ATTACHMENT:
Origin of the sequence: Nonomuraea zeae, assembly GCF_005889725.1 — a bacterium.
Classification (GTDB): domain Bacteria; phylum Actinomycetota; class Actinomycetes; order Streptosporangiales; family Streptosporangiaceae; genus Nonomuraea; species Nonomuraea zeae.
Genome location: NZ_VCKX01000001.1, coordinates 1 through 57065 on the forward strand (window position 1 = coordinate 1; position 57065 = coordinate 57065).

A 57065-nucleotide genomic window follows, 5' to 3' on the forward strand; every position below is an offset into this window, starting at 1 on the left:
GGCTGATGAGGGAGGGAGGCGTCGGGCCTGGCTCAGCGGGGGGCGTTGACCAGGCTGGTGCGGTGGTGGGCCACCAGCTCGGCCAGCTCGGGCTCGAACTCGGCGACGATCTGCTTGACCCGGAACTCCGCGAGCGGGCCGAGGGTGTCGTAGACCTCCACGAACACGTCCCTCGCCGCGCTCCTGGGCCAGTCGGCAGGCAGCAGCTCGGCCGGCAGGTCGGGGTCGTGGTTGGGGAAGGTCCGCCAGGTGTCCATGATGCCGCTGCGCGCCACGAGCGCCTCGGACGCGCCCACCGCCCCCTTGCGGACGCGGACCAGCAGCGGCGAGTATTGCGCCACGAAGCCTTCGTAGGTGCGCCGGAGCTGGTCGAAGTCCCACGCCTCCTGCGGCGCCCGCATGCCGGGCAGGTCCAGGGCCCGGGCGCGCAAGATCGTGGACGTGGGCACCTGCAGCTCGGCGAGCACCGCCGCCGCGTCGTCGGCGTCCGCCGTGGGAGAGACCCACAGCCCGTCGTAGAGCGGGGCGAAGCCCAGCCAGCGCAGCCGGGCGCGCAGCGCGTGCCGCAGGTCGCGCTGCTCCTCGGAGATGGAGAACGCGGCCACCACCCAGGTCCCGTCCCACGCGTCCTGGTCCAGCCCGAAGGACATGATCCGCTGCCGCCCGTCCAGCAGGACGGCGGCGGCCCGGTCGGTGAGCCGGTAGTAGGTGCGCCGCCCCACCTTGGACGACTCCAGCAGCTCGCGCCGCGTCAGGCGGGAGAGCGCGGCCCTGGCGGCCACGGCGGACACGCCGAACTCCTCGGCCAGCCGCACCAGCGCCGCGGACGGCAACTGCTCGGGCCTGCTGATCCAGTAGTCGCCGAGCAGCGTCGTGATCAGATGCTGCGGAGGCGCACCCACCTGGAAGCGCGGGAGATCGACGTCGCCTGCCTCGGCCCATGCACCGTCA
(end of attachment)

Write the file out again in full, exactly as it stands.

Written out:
Origin of the sequence: Nonomuraea zeae, assembly GCF_005889725.1 — a bacterium.
Classification (GTDB): domain Bacteria; phylum Actinomycetota; class Actinomycetes; order Streptosporangiales; family Streptosporangiaceae; genus Nonomuraea; species Nonomuraea zeae.
Genome location: NZ_VCKX01000001.1, coordinates 1 through 57065 on the forward strand (window position 1 = coordinate 1; position 57065 = coordinate 57065).

A 57065-nucleotide genomic window follows, 5' to 3' on the forward strand; every position below is an offset into this window, starting at 1 on the left:
GGCTGATGAGGGAGGGAGGCGTCGGGCCTGGCTCAGCGGGGGGCGTTGACCAGGCTGGTGCGGTGGTGGGCCACCAGCTCGGCCAGCTCGGGCTCGAACTCGGCGACGATCTGCTTGACCCGGAACTCCGCGAGCGGGCCGAGGGTGTCGTAGACCTCCACGAACACGTCCCTCGCCGCGCTCCTGGGCCAGTCGGCAGGCAGCAGCTCGGCCGGCAGGTCGGGGTCGTGGTTGGGGAAGGTCCGCCAGGTGTCCATGATGCCGCTGCGCGCCACGAGCGCCTCGGACGCGCCCACCGCCCCCTTGCGGACGCGGACCAGCAGCGGCGAGTATTGCGCCACGAAGCCTTCGTAGGTGCGCCGGAGCTGGTCGAAGTCCCACGCCTCCTGCGGCGCCCGCATGCCGGGCAGGTCCAGGGCCCGGGCGCGCAAGATCGTGGACGTGGGCACCTGCAGCTCGGCGAGCACCGCCGCCGCGTCGTCGGCGTCCGCCGTGGGAGAGACCCACAGCCCGTCGTAGAGCGGGGCGAAGCCCAGCCAGCGCAGCCGGGCGCGCAGCGCGTGCCGCAGGTCGCGCTGCTCCTCGGAGATGGAGAACGCGGCCACCACCCAGGTCCCGTCCCACGCGTCCTGGTCCAGCCCGAAGGACATGATCCGCTGCCGCCCGTCCAGCAGGACGGCGGCGGCCCGGTCGGTGAGCCGGTAGTAGGTGCGCCGCCCCACCTTGGACGACTCCAGCAGCTCGCGCCGCGTCAGGCGGGAGAGCGCGGCCCTGGCGGCCACGGCGGACACGCCGAACTCCTCGGCCAGCCGCACCAGCGCCGCGGACGGCAACTGCTCGGGCCTGCTGATCCAGTAGTCGCCGAGCAGCGTCGTGATCAGATGCTGCGGAGGCGCACCCACCTGGAAGCGCGGGAGATCGACGTCGCCTGCCTCGGCCCATGCACCGTCA